David Lean

Summertime

Summertime

With this sublimely bittersweet tale of romantic longing, director David Lean left behind the British soundstage to capture in radiant Technicolor the sun-splashed glory of Venice at the height of summer. In a tour de force of fearless vulnerability, Katharine Hepburn portrays the conflicting emotions that stir the heart of a lonely, middle-aged American tourist who is forced to confront her insecurities when she is drawn into a seemingly impossible affair with a charming Italian shopkeeper (Rossano Brazzi) amid the ancient city’s canals and piazzas. Lean’s personal favorite among his own films, Summertime is an exquisitely tender evocation of the magic and melancholy of a fleeting, not-quite-fairy-tale romance.

Film Info

  • United States
  • 1955
  • 100 minutes
  • Color
  • 1.37:1
  • English
  • Spine #22

Special Features

  • New 4K digital restoration, with uncompressed monaural soundtrack on the Blu-ray
  • New interview with film historian Melanie Williams
  • Interview from 1963 with director David Lean
  • Audio excerpts from a 1988 interview with cinematographer Jack Hildyard
  • Trailer
  • English subtitles for the deaf and hard of hearing
  • PLUS: An essay by film critic Stephanie Zacharek

    New cover by Lauren Tamaki

Purchase Options

Coming soon, available Jul 12, 2022

Collector's Sets

Collector's Set

Essential Art House: 50 Years of Janus Films

Essential Art House: 50 Years of Janus Films

DVD Box Set

50 Discs

$650.00

Out Of Print

Special Features

  • New 4K digital restoration, with uncompressed monaural soundtrack on the Blu-ray
  • New interview with film historian Melanie Williams
  • Interview from 1963 with director David Lean
  • Audio excerpts from a 1988 interview with cinematographer Jack Hildyard
  • Trailer
  • English subtitles for the deaf and hard of hearing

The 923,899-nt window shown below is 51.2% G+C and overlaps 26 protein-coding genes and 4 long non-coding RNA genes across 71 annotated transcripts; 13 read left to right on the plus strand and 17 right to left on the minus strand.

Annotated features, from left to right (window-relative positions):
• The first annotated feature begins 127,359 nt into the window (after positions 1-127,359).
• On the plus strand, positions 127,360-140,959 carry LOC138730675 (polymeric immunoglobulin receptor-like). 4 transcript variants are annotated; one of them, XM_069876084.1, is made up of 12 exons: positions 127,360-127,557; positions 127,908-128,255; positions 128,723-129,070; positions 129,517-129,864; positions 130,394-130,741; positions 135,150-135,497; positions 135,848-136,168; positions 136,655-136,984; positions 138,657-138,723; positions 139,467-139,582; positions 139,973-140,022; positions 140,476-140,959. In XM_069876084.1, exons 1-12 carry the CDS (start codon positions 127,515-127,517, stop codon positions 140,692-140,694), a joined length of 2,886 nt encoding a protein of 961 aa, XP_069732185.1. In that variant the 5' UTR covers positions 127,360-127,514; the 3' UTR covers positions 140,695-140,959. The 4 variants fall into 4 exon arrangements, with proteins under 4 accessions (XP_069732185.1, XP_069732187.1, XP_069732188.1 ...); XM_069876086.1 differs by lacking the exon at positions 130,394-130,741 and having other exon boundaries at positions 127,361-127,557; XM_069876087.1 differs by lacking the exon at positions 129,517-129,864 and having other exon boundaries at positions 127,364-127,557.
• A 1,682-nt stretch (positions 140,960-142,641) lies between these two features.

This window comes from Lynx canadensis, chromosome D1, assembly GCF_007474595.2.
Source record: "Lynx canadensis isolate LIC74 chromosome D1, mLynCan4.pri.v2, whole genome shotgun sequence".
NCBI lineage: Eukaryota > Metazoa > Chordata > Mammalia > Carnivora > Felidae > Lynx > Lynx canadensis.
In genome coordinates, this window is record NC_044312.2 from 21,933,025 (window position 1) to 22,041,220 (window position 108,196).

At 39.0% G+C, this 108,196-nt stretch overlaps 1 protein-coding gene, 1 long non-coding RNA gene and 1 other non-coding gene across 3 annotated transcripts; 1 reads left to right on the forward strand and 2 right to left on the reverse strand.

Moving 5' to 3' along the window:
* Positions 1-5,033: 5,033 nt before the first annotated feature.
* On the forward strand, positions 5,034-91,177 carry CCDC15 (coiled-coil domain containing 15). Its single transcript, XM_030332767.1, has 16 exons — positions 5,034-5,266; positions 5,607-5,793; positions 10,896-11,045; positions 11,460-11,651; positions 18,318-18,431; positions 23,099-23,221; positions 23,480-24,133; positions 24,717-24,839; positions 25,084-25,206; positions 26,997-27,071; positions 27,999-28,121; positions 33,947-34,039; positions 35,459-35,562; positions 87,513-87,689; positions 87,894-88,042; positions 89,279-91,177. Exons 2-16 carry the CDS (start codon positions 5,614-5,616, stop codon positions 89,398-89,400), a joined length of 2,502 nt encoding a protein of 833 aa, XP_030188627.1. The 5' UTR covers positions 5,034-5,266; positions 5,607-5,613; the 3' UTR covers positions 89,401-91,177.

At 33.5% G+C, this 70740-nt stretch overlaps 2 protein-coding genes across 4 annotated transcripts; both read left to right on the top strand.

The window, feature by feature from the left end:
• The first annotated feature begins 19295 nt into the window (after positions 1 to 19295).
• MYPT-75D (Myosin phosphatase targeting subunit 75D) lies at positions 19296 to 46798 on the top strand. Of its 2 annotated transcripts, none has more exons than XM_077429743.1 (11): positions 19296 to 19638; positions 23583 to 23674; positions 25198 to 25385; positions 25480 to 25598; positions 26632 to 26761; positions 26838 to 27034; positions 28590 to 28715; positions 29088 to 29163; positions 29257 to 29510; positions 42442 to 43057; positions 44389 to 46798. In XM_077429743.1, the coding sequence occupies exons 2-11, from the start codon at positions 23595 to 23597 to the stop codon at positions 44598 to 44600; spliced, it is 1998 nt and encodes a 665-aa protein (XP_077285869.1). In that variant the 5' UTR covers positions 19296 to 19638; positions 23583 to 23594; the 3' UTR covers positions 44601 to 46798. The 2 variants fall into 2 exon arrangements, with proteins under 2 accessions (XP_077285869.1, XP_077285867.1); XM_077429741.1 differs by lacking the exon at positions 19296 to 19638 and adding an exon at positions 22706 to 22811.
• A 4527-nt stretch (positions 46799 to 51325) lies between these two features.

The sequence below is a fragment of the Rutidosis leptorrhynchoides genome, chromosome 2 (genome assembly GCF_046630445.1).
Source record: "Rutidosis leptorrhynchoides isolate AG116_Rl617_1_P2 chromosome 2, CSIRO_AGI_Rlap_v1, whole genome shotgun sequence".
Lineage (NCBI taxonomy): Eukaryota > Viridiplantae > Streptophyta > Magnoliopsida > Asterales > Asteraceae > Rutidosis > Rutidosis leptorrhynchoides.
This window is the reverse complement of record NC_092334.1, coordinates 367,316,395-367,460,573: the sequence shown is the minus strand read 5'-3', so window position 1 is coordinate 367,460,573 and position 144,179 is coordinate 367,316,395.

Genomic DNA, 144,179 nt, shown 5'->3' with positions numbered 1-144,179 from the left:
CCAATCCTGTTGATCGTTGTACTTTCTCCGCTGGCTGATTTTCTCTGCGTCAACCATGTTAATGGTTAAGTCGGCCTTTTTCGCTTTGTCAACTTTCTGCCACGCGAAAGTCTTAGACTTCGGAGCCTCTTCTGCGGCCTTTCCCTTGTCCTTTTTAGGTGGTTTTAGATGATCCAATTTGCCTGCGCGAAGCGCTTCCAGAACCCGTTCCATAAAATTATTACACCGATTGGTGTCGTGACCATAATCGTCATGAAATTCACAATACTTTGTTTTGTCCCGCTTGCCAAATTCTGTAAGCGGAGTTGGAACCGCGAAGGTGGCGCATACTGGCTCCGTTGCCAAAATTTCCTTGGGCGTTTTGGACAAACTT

• PLUS: An essay by film critic Stephanie Zacharek

    New cover by Lauren Tamaki
Summertime
Cast
Katharine Hepburn
Jane Hudson
Rossano Brazzi
Renato De Rossi
Darren McGavin
Eddie Yaeger
Jane Rose
Mrs. McIlhenny
Mari Aldon
Phyl Yaeger
MacDonald Parke
Mr. McIlhenny
Gaetano Autiero
Mauro
Jeremy Spenser
Vito De Rossi
Isa Miranda
Signora Fiorini
Credits
Director
David Lean
Produced by
Ilya Lopert
Screenplay by
H. E. Bates
David Lean
Based on the original play The Time of the Cuckoo by
Arthur Laurents
Cinematography by
Jack Hildyard
Editor
Peter Taylor
Production design by
Vincent Korda
Music composed by
Alessandro Cicognini

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Summertime
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In David Lean’s Summertime, in which Rossano Brazzi seduces Katharine Hepburn—an aging, repressed Ohio “working girl” on vacation in Venice—the Continental lover reached his pinnacle and approached his end. In the next decade, he would be e

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David Lean

Director

David Lean
David Lean

For many cinephiles, the name David Lean signifies grand moviemaking—sweeping epics like Lawrence of Arabia and Doctor Zhivago. But the long and eclectic career of this legendary British director encompasses arresting intimacy as well, as evidenced by the films of his in the Criterion Collection. Among those are pictures that he was responsible for editing, early on in his work in film: some of his national cinema’s greatest hits, including Anthony Asquith and Leslie Howard’s Pygmalion, Gabriel Pascal’s Major Barbara, and Michael Powell and Emeric Pressburger’s 49th Parallel. In the forties and early fifties, having moved to directing, he made several luminous films, including adaptations of such classic and important contemporary works from the stage and page as Harold Brighouse’s Hobson’s Choice, Noël Coward’s Blithe Spirit and Still Life (Brief Encounter, in the film version), and Charles Dickens’s Great Expectations and Oliver Twist. All are graced by evocative, shadowy black-and-white cinematography and elegantly restrained compositions. Summertime, his gorgeous 1955 Technicolor trip to Venice with Katharine Hepburn, marked a turning point in his career: the sun-dappled location shoot was galvanizing for Lean, and the remainder of his films, from The Bridge on the River Kwai to A Passage to India, could be considered outdoor spectacles. Yet Lean’s deep interest in complex characters, his brilliant way with actors, and his classic sense of storytelling were never trumped by scale.